Milwaukee Journal Sentinel
State OKs Foxconn variance on fire safety requirement
Foxconn Technology Group sought and received a variance for its planned liquid crystal display panel factory from a building code provision that ordinarily requires the roof beams and roof framing of industrial buildings to resist fire for one hour.
The Wisconsin Department of Safety and Professional Services approved the company’s request last month. Foxconn had submitted a consulting engineer’s study concluding that treatment of the roof steel with fire-resistant coatings wasn’t necessary.
Such steps aren’t needed because of the large volume of Foxconn’s display “fab,” the height of the ceilings and the planned use of standard spill-control practices, fire-protection engineers with Jensen Hughes concluded.
Foxconn sought the variance in May. The company said fire-resistant coatings can shed tiny particles and emit gases, causing contamination inside a microelectronics plant.
Production of LCD panels requires a very clean environment. Panels can be ruined even by minute bits of dust in the air.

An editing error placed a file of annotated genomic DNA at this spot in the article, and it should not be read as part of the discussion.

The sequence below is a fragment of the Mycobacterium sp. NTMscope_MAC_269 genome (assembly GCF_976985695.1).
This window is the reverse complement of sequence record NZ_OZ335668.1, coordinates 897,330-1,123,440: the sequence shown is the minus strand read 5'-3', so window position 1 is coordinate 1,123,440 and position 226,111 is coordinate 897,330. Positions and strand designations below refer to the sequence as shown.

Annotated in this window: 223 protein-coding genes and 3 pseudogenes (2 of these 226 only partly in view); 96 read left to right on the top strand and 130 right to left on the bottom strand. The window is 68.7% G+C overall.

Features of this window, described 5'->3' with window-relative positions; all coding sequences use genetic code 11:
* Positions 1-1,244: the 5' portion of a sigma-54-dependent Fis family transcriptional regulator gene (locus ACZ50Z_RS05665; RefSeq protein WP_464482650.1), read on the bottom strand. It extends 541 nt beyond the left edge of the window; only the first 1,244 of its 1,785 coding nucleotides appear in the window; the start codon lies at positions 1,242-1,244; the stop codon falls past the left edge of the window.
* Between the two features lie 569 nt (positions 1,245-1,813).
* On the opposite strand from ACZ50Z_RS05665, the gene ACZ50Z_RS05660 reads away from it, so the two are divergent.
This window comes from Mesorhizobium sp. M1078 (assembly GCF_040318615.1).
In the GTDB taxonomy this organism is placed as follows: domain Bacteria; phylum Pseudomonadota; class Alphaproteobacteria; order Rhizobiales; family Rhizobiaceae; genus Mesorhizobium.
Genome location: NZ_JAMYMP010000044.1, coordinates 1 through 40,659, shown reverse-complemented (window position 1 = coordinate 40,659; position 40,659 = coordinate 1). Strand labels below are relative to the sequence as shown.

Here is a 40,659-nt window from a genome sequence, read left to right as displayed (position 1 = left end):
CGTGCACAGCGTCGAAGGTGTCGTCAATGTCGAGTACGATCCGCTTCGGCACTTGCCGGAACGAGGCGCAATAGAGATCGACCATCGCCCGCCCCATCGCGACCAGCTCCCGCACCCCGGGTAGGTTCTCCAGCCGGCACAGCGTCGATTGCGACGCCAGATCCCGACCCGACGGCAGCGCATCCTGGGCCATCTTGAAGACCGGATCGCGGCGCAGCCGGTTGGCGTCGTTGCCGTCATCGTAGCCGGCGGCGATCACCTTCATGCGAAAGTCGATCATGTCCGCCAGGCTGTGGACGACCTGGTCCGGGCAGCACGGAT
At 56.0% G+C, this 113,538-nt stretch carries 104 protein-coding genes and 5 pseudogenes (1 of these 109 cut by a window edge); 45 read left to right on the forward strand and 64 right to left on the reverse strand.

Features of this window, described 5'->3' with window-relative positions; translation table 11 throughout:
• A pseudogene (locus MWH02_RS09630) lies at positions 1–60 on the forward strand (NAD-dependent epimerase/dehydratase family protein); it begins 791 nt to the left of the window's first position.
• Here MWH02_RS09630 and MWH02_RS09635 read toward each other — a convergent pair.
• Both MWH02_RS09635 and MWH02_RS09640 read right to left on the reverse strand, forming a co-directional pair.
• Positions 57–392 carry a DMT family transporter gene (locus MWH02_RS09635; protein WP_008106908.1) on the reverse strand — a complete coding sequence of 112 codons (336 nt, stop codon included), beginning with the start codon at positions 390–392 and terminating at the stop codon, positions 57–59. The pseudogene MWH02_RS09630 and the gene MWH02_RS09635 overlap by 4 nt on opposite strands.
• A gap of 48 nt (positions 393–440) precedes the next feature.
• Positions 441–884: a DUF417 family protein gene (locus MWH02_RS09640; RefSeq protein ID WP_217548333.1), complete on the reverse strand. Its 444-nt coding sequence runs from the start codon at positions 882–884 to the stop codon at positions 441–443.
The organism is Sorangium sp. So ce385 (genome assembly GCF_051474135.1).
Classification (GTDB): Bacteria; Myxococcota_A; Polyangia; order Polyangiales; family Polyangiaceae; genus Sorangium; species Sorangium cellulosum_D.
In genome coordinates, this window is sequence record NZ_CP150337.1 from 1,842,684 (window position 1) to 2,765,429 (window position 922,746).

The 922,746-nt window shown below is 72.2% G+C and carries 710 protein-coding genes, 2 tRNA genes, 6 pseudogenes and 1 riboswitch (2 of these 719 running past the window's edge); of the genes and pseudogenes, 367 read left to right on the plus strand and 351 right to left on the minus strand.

In analyzing Foxconn’s plans for its display factory in Mount Pleasant, consultant Jensen Hughes Inc., of Baltimore, noted that the ceilings will be at least 38 feet high in the array area — where sheets of thin glass are embed
ded with millions of tiny pixels — and at least 23 feet high in the assembly area.
Because of the heights, only a very large fire could threaten the roof, the engineering report said. By limiting the amount of combustible material in the plant, the potential for such fires can be prevented, the report said.
Managing the amount of material in the building that can burn would yield the equivalent of a one-hour fire-resistance rating for the roof, the report said.
The Jensen Hughes engineers said they used a worst-case scenario, analyzing the integrity of the roof without accounting for the presence of the sprinkler system that is planned, or for other potential intervention to fight a fire.
In its application for the variance, Foxconn said it will use fire-safe plastics to the extent practical and will manage and contain flammable liquids within production tools.
“This approach has successfully been applied sustainably for almost three decades across dozens of semiconductor fabrication facilities, both domestically and internationally,” the company said.
“Performance-based” analyses such as that conducted for Foxconn are becoming more common, said Chris Jelenewicz, technical director at the Society of Fire Protection Engineers.
Properly done, such studies are superior to the prescriptive procedures spelled out in building codes because they can account for the unique characteristics of specific buildings, he said.
“I really believe you can get better fire protection if you’re doing a performance-based approach,” Jelenewicz said.